[No. 171, September Term, 1965.]

241 Md. 676 (1966)

217 A.2d 525

WEISHAAR ET AL. v. CANESTRALE ET AL. (Three Appeals in One Record)

Court of Appeals of Maryland.

Decided March 11, 1966.

Attorney(s) appearing for the Case

J. Louis Boublitz, with whom were Ernest V. Wachs and Ready, Boublitz & Broadwater on the brief, for the appellants.

K.J. Mackley, with whom were Charles F. Wagaman, Paul Ottinger and Wagaman, Wagaman, Meyers & Hauver on the brief, for the appellees.

The cause was argued before HAMMOND, HORNEY, OPPENHEIMER and McWILLIAMS, JJ., and RAINE, J., Associate Judge of the Third Judicial Circuit, specially assigned.

McWILLIAMS, J., delivered the opinion of the Court.

These appeals were spawned on a foggy morning in March, 1964. Kaczmarek, driving Canestrale's truck, which was loaded with kitchen cabinets destined for College Park,1 had reached a point on U.S. Route 40 A about 8 miles east of Hagerstown and some 1,000 feet from the summit of South Mountain, when the truck's engine, which earlier had evinced symptoms of malfunction, came to a complete stop.

The highway at this point is divided into three lanes, one for the downhill (westbound) traffic and two for the uphill (eastbound) traffic. The right uphill lane is for slow traffic, the left for faster traffic. Photographs in the record indicate the presence of a shoulder about six feet wide adjoining the slow lane. Kaczmarek, eastbound, had been moving uphill, in the slow lane.

Assisted by Michener, who was riding with him, Kaczmarek "drifted" the truck backwards "onto the shoulder." Michener "figured * * * [they] had about four and a half feet off of the road and four and a half feet on the road." Kaczmarek dismounted, opened the hood and attempted repairs. He got back into the truck and tried, without success, to start it. All lights were then turned off to conserve the battery. Although flares were in the truck no attempt was made to use them.

Meanwhile, Weishaar, also eastbound on U.S. 40 A, was on his way up the mountain. He had just delivered 6,000 gallons of fuel oil in Hagerstown and was on his way back to Baltimore. He said it was clear at the foot of the mountain but as he ascended he "could see this fog rolling in just like smoke." He kept on and after a while, about 50 feet away, he saw "a dark splotch through [the] fog which * * * [he] presumed was a slow moving truck." He did not attempt to pass on the left because a glance at the rear view mirror disclosed headlights behind him in the fast lane. He said he was unable to avoid striking the rear of Kaczmarek's truck. The impact was of such force that the Canestrale truck was tumbled over into the ditch bordering the dirt shoulder. Kaczmarek, Michener and Weishaar were injured, Weishaar's truck was damaged and Canestrale's truck was a total loss.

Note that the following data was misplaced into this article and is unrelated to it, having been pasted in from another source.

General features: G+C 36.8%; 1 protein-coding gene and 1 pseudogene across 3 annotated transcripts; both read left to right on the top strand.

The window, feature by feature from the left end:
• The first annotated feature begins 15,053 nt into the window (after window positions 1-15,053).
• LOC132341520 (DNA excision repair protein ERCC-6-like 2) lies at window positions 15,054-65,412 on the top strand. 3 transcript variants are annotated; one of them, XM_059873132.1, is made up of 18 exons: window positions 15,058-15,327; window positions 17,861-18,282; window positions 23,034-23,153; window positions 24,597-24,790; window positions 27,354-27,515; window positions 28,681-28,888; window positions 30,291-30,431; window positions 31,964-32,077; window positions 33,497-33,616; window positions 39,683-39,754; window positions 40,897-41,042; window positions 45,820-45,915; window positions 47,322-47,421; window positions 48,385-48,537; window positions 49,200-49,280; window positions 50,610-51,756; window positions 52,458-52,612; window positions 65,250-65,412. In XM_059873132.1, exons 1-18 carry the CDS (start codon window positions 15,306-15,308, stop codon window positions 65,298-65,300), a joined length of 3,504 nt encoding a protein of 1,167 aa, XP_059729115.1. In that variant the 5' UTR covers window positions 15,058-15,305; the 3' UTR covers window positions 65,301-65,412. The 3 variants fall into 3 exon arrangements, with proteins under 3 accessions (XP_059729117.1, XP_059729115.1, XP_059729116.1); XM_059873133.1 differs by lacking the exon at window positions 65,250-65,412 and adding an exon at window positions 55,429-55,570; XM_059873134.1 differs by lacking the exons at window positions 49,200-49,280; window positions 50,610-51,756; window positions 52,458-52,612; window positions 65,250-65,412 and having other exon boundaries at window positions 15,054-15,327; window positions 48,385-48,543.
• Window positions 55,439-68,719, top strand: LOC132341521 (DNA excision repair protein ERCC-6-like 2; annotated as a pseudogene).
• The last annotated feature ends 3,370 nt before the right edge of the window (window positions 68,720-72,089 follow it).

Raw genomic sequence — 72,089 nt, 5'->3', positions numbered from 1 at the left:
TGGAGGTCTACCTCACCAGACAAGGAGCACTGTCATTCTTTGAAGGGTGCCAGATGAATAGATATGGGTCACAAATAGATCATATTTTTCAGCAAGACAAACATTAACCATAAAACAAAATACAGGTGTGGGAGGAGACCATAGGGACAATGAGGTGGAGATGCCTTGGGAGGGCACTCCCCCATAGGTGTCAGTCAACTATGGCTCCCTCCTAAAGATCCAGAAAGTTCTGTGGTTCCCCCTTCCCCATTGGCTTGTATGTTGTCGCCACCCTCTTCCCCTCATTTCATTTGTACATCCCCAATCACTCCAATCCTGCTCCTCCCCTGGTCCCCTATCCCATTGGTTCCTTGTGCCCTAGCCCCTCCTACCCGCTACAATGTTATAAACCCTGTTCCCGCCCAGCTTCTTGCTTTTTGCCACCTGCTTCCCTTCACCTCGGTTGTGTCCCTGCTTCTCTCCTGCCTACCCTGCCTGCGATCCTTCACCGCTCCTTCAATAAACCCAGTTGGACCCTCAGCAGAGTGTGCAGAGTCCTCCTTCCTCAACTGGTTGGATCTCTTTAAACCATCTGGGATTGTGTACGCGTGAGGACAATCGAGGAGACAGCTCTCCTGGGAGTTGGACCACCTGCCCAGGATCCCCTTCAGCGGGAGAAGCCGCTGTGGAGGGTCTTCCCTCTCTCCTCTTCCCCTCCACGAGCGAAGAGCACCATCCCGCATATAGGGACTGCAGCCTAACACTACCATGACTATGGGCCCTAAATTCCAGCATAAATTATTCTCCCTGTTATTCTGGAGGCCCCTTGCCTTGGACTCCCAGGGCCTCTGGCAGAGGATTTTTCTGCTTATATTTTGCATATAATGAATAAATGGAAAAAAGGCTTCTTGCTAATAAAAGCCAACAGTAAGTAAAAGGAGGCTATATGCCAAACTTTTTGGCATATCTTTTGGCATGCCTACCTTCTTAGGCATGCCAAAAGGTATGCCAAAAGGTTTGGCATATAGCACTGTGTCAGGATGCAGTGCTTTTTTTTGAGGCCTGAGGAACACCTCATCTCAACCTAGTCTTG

The trial resulted in judgments in favor of Canestrale ($2,960) and Kaczmarek ($2,070) from which Weishaar has appealed. He has also appealed from the judgment in favor of Canestrale and Kaczmarek for costs in the counter claim filed by him. Canestrale's cross appeal is from the trial court's exclusion of evidence bearing on damages arising out of the loss of the cargo.


Weishaar's first two contentions can be treated together. He says there is in the record no evidence upon which a jury could erect a finding that he was negligent. Moreover, he says, Kaczmarek was negligent as a matter of law. We do not agree with either contention.

The evidence abounds with instances of conflict and ambiguity. Weishaar said he was about 50 feet from Kaczmarek's truck when he first saw it and that he could not have seen it sooner because of the fog. On the other hand Kaczmarek said he could see "pretty far up the road." Michener declared he could see "clear to the top of the mountain," a distance he estimated to be "about a thousand feet." Trooper Snyder, who investigated the accident, testified that when he arrived (about 25 minutes later) he could see "better than a hundred yards, a good hundred yards." Roy Harbaugh, who manages a towing service, said that, when he arrived "it was very visible." Trooper Smith traversed South Mountain, westbound, "a little just before eight o'clock." He said the Canestrale truck was parked with its right tires off the roadway and that he saw it as soon as he came across the top of the mountain, two-tenths of a mile away. It will be observed that Michener's estimate (1,000 feet) was about the same. Wayne Lutz, westbound, passed by while Kaczmarek was "drifting" the truck backwards. He said he could see 50 to 75 feet and that he could drive no faster than 20 miles per hour. Most of the witnesses described the situation as being alternately clear and foggy. One said it would "roll in and roll out." Others used the words "spotty" and "patchy."